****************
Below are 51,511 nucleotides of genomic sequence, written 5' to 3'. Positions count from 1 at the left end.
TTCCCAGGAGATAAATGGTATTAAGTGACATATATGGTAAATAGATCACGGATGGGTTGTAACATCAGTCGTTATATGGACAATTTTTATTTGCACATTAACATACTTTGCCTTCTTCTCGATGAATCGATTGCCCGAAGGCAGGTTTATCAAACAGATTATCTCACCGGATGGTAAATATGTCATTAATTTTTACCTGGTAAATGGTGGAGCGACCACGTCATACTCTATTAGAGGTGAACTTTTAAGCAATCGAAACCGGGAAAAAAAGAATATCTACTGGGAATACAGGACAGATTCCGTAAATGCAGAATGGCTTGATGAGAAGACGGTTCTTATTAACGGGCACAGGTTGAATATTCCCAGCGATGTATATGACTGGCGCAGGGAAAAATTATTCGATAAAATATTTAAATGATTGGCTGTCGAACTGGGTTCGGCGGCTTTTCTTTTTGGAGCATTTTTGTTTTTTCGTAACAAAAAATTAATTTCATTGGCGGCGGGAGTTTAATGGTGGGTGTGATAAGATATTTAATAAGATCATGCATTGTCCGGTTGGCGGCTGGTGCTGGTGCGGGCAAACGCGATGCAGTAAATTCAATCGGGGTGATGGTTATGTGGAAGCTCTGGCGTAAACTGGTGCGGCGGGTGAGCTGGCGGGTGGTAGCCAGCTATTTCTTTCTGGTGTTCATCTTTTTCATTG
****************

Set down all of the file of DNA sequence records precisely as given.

Below are 51,511 nucleotides of genomic sequence, written 5' to 3'. Positions count from 1 at the left end.
TTCCCAGGAGATAAATGGTATTAAGTGACATATATGGTAAATAGATCACGGATGGGTTGTAACATCAGTCGTTATATGGACAATTTTTATTTGCACATTAACATACTTTGCCTTCTTCTCGATGAATCGATTGCCCGAAGGCAGGTTTATCAAACAGATTATCTCACCGGATGGTAAATATGTCATTAATTTTTACCTGGTAAATGGTGGAGCGACCACGTCATACTCTATTAGAGGTGAACTTTTAAGCAATCGAAACCGGGAAAAAAAGAATATCTACTGGGAATACAGGACAGATTCCGTAAATGCAGAATGGCTTGATGAGAAGACGGTTCTTATTAACGGGCACAGGTTGAATATTCCCAGCGATGTATATGACTGGCGCAGGGAAAAATTATTCGATAAAATATTTAAATGATTGGCTGTCGAACTGGGTTCGGCGGCTTTTCTTTTTGGAGCATTTTTGTTTTTTCGTAACAAAAAATTAATTTCATTGGCGGCGGGAGTTTAATGGTGGGTGTGATAAGATATTTAATAAGATCATGCATTGTCCGGTTGGCGGCTGGTGCTGGTGCGGGCAAACGCGATGCAGTAAATTCAATCGGGGTGATGGTTATGTGGAAGCTCTGGCGTAAACTGGTGCGGCGGGTGAGCTGGCGGGTGGTAGCCAGCTATTTCTTTCTGGTGTTCATCTTTTTCATTG